Gallup polling was completed on June 20; Polls taken after the abortion decision were also dire. A CBS News/YouGov poll conducted Friday and Saturday found that 59% of all respondents and 67% of women disagreed with the decision. More than 55% of respondents expressed confidence that the courts would move towards limiting same-sex marriage and access to contraception.

The court rulings have raised the profile of proposals aimed at redressing its ideological balance, whether by expanding the court to lessen the weight of the current conservative majority or imposing gender term to ensure that its membership more closely reflects public opinion.

According to a Politico/Morning Consult poll conducted after the abortion decision, both ideas received public support, with 62% of respondents strongly or somewhat in favor of restrictions. The time limit and the extension of the court drew a lot of support with 45% in favor compared with 38% disapproving.

The decline in public standing should be worrisome for the court because it could remove one of the pillars that allows the court to survive in a concerted final effort to restructure. It was Franklin Roosevelt’s “court packing” plan of 1937, implemented after the court overturned several New Deal initiatives and other reforms, such as the federal minimum wage law. New York.

According to historian William E. Leuchtenburg, Roosevelt failed because he “attacked one of the symbols that many believe the nation needs to have a sense of unity as a politician.” That belief, however, is now gone.

Warnings about the consequences of declining public standing are coming from inside and outside the court.

In their disagreement over the abortion decision, Judges Stephen G. Breyer, Sonia Sotomayor and Elena Kagan found that the decision not only removed “a 50-year-old constitutional right to protect protect the freedom and equal rights of women. … It violates the core rule of law, designed to promote consistency of law… [and] jeopardize other rights, from contraception to same-sex intimacy and marriage. ”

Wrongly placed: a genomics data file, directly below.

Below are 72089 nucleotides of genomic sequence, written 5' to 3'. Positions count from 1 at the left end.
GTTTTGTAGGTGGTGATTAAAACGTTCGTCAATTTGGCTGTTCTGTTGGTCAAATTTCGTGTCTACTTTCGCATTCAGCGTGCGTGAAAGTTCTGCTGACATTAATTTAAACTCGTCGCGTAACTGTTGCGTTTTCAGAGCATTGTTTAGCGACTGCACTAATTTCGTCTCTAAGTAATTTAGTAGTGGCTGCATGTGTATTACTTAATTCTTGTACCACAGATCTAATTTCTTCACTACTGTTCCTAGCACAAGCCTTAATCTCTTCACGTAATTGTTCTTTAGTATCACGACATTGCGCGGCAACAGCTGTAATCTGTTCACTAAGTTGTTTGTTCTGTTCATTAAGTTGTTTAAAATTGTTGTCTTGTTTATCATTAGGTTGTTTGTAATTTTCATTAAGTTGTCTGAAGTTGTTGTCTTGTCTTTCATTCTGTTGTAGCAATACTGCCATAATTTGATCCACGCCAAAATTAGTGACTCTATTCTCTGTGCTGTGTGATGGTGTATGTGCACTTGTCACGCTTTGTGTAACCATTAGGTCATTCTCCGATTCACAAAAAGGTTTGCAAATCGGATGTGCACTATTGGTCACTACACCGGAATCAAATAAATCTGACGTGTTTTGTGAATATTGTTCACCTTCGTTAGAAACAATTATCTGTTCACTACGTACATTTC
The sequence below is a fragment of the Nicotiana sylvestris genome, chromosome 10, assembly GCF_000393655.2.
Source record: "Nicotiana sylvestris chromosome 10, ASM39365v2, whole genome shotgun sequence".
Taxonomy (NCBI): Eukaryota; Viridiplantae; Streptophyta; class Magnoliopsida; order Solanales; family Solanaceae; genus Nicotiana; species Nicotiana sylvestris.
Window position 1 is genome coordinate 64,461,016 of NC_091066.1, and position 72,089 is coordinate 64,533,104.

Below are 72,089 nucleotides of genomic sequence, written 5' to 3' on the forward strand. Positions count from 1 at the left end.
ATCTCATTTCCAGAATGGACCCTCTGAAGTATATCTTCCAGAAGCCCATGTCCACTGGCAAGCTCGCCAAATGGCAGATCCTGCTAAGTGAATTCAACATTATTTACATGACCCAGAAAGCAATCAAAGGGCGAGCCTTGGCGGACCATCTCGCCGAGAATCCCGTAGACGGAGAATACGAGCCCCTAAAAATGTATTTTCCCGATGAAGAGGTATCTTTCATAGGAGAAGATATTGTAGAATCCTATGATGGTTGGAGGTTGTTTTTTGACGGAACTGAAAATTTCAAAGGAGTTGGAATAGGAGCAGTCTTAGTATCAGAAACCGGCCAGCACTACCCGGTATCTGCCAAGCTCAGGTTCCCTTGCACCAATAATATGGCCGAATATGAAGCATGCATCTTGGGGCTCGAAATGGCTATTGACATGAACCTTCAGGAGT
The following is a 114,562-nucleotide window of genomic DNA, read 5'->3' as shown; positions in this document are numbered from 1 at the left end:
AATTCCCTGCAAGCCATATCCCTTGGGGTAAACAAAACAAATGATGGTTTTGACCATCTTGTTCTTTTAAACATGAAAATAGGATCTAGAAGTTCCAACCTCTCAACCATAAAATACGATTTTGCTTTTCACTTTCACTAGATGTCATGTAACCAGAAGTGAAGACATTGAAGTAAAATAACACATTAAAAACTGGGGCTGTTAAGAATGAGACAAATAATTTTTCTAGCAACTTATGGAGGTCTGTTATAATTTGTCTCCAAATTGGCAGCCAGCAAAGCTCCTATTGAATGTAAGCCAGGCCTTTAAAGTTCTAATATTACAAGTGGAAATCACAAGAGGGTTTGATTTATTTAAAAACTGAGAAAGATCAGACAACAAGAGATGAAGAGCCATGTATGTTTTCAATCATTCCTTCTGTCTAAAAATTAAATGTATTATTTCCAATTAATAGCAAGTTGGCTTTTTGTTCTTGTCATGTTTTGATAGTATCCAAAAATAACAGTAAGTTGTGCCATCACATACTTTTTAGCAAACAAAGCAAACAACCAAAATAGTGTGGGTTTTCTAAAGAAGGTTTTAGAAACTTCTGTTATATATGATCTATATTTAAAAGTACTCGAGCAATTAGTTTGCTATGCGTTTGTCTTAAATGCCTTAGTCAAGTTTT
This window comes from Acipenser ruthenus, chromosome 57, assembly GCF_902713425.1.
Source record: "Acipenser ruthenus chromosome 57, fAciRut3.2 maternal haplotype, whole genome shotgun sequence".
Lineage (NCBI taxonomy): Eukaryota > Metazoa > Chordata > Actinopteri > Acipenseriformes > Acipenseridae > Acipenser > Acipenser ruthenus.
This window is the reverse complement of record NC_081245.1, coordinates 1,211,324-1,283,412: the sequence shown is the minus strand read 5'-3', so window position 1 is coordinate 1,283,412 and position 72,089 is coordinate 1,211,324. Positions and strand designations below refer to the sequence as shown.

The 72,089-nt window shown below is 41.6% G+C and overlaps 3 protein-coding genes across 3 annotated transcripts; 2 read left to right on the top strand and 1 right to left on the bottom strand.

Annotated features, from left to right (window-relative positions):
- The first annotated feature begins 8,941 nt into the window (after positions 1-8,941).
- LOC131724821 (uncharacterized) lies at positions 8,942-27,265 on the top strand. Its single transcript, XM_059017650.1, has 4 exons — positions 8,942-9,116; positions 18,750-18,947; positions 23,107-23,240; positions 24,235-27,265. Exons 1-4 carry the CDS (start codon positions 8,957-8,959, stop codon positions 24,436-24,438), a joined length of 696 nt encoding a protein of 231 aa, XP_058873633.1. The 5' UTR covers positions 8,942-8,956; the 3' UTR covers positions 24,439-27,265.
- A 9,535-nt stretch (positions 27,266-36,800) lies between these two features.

They concluded: “Ultimately, it undermines the legitimacy of the Court.”

Harvard Law professor, Noah Feldman, spoke more candidly about the crisis. He called the cruel abortion decision “an act of institutional suicide for the Supreme Court. The legitimacy of modern courts depends on their ability to protect vulnerable people”.

As for the impact of the abortion ruling on society at large, Republican officials seem to be very dismissive of the health implications of women and children of repealing abortion rights.

The 26 predominantly Republican-controlled states that are ready to restrict abortion following the Supreme Court decision or have done so generally rank in the bottom half of the national infant mortality measures, and worse than the national average for maternal mortality.

As the dissenting judges wrote, “a state-by-state analysis by public health experts shows that the Countries with the most restrictive abortion policies also continue to invest the least in their health.” women and children”.

Mississippi, which brought the case that the court ruled Friday, is a consequential child for official indifference to the health of women and children. The dissident noted that “health outcomes in Mississippi are dire for both women and children.” The state ranks worst nationally for its infant and maternal mortality rates, 33.2 deaths per 100,000 live births, nearly double the national average.

These numbers create mockery of Mississippi Governor Tate Reeves’ assurances that “the next phase of the pro-life movement is focused on helping mothers who may have an unwanted pregnancy.” and unwanted… [and] ensure that those children, once born, will have a productive life. ”